Individuation, peers, and adolescent alcohol use: A latent growth analysis

James H. Bray, Gerald J. Adams, J. Greg Getz, Amy McQueen

Research output: Contribution to journalArticlepeer-review

71 Scopus citations


The study used latent growth modeling to investigate longitudinal relationships between individuation, peer alcohol use, and adolescent alcohol use among African American, Mexican American, and non-Hispanic White adolescents (N = 6,048) from 7th, 8th, and 9th grades over a 3-year period. Initial levels of peer alcohol use were significantly related to changes in adolescents' alcohol use, whereas initial adolescent alcohol use also significantly related to changes in peers' alcohol use, suggesting a bidirectional relationship. Higher levels of intergenerational individuation were related to smaller increases in adolescent alcohol use and higher levels of separation were related to larger increases in youth drinking. The findings were similar across ethnic groups. Implications for development of prevention and intervention programs are discussed.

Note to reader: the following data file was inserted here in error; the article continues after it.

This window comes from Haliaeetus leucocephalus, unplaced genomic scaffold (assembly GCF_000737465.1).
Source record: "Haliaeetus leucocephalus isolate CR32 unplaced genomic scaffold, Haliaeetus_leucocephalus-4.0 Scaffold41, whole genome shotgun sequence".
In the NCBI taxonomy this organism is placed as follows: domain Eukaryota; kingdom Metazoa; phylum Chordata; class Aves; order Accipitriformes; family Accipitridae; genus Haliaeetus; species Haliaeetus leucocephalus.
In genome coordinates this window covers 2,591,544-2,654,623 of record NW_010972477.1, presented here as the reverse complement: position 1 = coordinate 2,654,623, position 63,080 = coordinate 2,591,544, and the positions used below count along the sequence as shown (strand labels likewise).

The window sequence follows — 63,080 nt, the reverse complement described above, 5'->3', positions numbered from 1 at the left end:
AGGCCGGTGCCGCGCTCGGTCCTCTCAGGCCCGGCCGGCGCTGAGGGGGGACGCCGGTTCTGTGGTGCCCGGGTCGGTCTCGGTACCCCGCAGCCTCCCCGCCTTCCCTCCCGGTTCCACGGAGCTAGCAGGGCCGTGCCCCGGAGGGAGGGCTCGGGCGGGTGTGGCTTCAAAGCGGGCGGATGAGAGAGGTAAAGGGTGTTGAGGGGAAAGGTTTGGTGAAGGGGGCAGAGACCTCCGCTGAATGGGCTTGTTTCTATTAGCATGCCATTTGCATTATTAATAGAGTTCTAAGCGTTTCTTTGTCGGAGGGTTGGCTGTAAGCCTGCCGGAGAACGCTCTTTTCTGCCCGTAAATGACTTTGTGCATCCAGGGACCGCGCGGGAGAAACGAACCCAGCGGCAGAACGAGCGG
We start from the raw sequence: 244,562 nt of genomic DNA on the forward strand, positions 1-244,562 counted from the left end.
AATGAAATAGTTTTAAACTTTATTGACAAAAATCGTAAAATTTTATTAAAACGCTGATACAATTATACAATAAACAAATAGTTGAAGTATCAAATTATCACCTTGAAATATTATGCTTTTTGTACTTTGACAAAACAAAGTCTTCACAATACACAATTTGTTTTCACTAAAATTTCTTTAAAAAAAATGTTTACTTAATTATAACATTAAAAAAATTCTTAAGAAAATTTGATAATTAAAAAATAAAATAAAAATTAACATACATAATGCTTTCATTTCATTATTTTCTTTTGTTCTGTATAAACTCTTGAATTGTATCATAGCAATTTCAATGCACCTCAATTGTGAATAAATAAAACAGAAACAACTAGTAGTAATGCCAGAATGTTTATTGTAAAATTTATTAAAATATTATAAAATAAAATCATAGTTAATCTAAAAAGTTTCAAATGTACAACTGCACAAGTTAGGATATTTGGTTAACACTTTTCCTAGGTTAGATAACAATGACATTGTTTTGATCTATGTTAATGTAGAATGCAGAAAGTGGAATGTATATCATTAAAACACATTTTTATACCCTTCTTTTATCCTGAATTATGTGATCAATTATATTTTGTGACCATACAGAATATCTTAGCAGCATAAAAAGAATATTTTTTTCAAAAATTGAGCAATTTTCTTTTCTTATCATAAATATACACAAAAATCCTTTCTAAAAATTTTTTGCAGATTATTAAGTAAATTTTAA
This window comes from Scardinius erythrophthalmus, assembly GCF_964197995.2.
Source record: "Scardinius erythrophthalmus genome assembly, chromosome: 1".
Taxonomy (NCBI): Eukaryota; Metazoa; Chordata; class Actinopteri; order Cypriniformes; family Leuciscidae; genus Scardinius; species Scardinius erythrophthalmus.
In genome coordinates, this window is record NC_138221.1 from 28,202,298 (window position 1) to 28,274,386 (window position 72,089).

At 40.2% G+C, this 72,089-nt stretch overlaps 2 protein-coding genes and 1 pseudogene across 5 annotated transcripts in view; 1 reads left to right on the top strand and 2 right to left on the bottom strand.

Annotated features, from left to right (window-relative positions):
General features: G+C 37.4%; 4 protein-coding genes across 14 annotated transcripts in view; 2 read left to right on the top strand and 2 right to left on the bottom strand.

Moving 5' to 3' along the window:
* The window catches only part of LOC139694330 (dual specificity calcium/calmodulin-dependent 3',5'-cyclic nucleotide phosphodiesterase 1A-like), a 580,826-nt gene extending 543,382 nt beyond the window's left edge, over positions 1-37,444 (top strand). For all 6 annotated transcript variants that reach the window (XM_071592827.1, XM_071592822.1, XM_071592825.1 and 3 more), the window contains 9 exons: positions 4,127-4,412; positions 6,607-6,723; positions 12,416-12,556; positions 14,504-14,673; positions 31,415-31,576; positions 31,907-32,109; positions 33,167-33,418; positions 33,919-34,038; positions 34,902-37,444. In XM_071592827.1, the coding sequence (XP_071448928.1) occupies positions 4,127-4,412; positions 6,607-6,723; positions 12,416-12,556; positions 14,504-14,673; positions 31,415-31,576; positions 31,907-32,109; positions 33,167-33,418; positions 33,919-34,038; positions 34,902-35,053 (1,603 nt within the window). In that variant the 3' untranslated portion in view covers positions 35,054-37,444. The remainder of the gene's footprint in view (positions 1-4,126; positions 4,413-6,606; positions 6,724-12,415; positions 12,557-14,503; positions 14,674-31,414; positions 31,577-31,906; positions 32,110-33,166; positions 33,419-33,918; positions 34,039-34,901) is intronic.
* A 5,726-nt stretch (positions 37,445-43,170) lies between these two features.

Original languageEnglish
Pages (from-to)553-564
Number of pages12
JournalJournal of Consulting and Clinical Psychology
Issue number3
StatePublished - Jun 2003


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